Patna. Anger and frustration boiled out onto the streets as parents and relatives of students taking the board examinations in Bihar protested against the persistent media coverage and shaming of their brave and fearless acts to help their children pass the exams.
“What message are they trying to convey to the society? That parents should abandon their children just when they need them the most? We put our lives on the line to set an example of how to help each other out against all odds and this is what we get for it? We’re being maligned just because we’re courageous? I’ve lost all faith in humanity!” said a visibly emotional and upset parent who braved the police and climbed 36 feet to pass chits to his daughter, who, he said, will have difficulty getting married if she is unable to pass the exams.
The never-ending stream of memes and jokes on social media has left parents worried as their kids are no longer able to access Facebook or Twitter without avoiding another humiliation at the hands of keyboard warriors.
“It’s sad that people are attempting to get cheap laughs out of this tragedy. Our culture is under attack and they’re making spiderman jokes on us? This is pure apathy. I request all our friends who have migrated out of Bihar and are settled in the other less civilized parts of the country to enlighten their friends about how sacred our cheating culture is to us. We need to spread awareness so that people don’t have any misconceptions about it,” said the examination supervisor at one of the centers.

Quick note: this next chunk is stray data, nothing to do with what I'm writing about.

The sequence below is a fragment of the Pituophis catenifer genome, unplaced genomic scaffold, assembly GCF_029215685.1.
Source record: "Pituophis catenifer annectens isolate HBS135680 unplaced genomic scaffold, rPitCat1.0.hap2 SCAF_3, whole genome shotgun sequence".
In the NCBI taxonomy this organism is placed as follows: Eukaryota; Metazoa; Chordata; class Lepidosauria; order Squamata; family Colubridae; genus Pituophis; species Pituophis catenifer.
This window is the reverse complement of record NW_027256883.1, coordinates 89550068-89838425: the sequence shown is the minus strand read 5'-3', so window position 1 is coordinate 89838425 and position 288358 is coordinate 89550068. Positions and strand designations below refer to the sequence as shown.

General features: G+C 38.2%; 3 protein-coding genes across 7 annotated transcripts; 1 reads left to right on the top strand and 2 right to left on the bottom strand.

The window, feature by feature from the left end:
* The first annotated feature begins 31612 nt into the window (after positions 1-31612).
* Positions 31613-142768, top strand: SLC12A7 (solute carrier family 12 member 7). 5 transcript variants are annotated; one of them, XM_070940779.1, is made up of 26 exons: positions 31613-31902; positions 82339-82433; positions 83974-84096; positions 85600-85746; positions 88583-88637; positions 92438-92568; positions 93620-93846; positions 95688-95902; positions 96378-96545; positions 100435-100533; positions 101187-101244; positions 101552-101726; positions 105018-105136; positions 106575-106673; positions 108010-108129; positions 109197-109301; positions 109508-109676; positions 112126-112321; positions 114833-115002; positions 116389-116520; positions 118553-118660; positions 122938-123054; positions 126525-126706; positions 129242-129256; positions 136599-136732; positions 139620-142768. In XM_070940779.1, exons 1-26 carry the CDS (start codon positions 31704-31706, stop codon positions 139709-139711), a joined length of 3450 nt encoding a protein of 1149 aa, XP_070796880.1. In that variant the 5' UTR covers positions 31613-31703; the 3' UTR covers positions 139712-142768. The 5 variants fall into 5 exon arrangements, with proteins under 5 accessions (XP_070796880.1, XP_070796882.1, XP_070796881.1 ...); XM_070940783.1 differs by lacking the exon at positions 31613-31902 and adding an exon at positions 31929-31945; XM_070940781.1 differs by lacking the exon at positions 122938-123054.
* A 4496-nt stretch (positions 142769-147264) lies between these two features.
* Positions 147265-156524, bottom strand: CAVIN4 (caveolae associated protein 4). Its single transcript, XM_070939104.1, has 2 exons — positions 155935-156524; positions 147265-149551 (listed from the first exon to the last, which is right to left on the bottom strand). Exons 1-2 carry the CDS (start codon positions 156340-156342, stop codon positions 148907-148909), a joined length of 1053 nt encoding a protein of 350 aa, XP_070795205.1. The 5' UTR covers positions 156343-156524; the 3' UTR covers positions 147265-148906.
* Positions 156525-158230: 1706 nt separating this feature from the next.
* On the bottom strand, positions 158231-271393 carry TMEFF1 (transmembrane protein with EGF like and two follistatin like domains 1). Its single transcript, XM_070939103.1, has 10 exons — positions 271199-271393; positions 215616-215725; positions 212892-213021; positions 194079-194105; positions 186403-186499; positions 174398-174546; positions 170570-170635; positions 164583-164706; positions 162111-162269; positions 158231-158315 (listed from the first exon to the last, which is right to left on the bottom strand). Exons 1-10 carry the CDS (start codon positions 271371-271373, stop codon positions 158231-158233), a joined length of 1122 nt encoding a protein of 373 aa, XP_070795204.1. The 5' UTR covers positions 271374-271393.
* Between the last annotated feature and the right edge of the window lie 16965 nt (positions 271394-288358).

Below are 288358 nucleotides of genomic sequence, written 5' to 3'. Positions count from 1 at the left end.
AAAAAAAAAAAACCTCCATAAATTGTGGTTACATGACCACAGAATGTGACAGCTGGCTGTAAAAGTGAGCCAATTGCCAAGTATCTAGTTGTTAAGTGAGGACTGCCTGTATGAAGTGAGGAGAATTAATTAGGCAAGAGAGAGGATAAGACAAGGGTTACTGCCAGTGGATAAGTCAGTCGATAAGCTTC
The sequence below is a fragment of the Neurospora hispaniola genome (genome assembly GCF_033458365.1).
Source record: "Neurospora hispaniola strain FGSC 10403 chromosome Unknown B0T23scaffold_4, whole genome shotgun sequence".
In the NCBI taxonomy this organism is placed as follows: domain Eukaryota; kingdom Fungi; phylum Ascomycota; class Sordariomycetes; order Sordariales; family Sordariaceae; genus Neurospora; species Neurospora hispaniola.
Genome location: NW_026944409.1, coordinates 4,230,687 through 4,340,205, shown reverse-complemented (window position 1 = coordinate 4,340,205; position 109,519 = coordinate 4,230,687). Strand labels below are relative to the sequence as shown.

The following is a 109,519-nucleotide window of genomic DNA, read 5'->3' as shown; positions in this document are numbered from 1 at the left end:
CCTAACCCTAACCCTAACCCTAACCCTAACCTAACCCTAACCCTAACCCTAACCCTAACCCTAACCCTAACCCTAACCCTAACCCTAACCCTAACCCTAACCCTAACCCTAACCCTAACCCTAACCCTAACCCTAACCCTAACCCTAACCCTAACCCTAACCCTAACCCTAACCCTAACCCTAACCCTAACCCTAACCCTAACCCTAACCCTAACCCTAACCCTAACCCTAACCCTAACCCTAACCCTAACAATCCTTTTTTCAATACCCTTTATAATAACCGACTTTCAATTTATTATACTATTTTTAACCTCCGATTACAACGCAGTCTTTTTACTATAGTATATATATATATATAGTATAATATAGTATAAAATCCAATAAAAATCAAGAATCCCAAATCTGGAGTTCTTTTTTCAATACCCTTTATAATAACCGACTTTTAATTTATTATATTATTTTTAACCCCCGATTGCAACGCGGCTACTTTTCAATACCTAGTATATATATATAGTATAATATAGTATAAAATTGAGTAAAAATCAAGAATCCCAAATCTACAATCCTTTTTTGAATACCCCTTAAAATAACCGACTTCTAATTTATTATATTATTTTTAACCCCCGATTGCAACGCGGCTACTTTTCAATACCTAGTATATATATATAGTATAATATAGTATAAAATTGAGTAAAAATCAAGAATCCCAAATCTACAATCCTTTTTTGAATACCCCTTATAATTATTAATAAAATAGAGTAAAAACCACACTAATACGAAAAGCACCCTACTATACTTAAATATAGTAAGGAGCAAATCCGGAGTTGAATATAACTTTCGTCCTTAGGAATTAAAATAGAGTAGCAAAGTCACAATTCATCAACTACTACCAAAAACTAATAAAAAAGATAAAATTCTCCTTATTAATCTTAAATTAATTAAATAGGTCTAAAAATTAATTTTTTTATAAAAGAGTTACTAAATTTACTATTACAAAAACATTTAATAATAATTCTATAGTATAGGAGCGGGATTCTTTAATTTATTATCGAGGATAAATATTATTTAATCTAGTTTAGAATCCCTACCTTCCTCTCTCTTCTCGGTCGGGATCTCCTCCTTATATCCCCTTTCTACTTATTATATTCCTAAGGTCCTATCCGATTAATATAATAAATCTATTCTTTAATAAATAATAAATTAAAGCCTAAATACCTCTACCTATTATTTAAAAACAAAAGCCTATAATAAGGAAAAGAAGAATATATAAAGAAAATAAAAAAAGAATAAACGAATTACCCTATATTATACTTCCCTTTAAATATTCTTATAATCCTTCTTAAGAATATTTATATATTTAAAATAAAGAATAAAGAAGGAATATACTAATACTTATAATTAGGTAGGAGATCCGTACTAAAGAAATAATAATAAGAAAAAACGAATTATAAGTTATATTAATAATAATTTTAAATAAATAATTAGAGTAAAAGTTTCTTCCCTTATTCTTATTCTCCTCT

The cheating culture in Bihar is an yearly ritual where parents and guardians of students attempt to outdo each other in terms of the lengths they can go to support their candidate. The winners of this “Cheatathon” are in high demand every year for their skill and expertise. This time of the year is also the favorite of policemen who compete against themselves to get stationed outside one of the centers.
An old veteran who has documented the cheating culture in hopes of preserving it for future generations, said this could be the darkest year in his memory after 1996, when only 12% of the appearing candidates passed the exams after the high court was given the responsibility of conducting them.
“We’ve betrayed our ancestors who upheld this ritual for decades despite all attempts by the government to wipe it out. I knew social media was going to bite us with it’s evil fangs. I’m lucky to have witnessed the golden era but I think the end is nigh,” he said as he signed off.